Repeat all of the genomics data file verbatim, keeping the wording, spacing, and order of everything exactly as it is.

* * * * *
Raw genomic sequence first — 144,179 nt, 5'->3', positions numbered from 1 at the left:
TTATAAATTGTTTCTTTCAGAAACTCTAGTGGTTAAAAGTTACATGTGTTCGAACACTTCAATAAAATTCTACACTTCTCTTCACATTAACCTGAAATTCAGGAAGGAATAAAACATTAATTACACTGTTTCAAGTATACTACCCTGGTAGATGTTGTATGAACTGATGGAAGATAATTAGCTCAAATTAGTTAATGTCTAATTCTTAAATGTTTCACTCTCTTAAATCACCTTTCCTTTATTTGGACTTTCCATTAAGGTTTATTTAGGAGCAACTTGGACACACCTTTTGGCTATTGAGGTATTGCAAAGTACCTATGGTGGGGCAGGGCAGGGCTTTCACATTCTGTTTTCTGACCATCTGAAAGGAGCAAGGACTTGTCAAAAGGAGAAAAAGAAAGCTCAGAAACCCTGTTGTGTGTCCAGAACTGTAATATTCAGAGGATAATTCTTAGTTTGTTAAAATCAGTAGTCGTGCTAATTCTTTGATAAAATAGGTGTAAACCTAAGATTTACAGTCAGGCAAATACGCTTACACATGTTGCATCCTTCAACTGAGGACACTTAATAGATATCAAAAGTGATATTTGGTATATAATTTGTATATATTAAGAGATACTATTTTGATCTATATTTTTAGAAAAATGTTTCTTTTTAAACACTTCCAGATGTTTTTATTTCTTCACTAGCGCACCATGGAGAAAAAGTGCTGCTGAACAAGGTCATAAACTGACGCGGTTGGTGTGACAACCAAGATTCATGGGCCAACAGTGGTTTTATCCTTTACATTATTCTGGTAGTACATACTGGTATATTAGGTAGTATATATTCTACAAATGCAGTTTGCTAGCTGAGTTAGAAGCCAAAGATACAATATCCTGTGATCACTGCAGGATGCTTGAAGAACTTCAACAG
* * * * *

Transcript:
Raw genomic sequence first — 144,179 nt, 5'->3', positions numbered from 1 at the left:
TTATAAATTGTTTCTTTCAGAAACTCTAGTGGTTAAAAGTTACATGTGTTCGAACACTTCAATAAAATTCTACACTTCTCTTCACATTAACCTGAAATTCAGGAAGGAATAAAACATTAATTACACTGTTTCAAGTATACTACCCTGGTAGATGTTGTATGAACTGATGGAAGATAATTAGCTCAAATTAGTTAATGTCTAATTCTTAAATGTTTCACTCTCTTAAATCACCTTTCCTTTATTTGGACTTTCCATTAAGGTTTATTTAGGAGCAACTTGGACACACCTTTTGGCTATTGAGGTATTGCAAAGTACCTATGGTGGGGCAGGGCAGGGCTTTCACATTCTGTTTTCTGACCATCTGAAAGGAGCAAGGACTTGTCAAAAGGAGAAAAAGAAAGCTCAGAAACCCTGTTGTGTGTCCAGAACTGTAATATTCAGAGGATAATTCTTAGTTTGTTAAAATCAGTAGTCGTGCTAATTCTTTGATAAAATAGGTGTAAACCTAAGATTTACAGTCAGGCAAATACGCTTACACATGTTGCATCCTTCAACTGAGGACACTTAATAGATATCAAAAGTGATATTTGGTATATAATTTGTATATATTAAGAGATACTATTTTGATCTATATTTTTAGAAAAATGTTTCTTTTTAAACACTTCCAGATGTTTTTATTTCTTCACTAGCGCACCATGGAGAAAAAGTGCTGCTGAACAAGGTCATAAACTGACGCGGTTGGTGTGACAACCAAGATTCATGGGCCAACAGTGGTTTTATCCTTTACATTATTCTGGTAGTACATACTGGTATATTAGGTAGTATATATTCTACAAATGCAGTTTGCTAGCTGAGTTAGAAGCCAAAGATACAATATCCTGTGATCACTGCAGGATGCTTGAAGAACTTCAACAG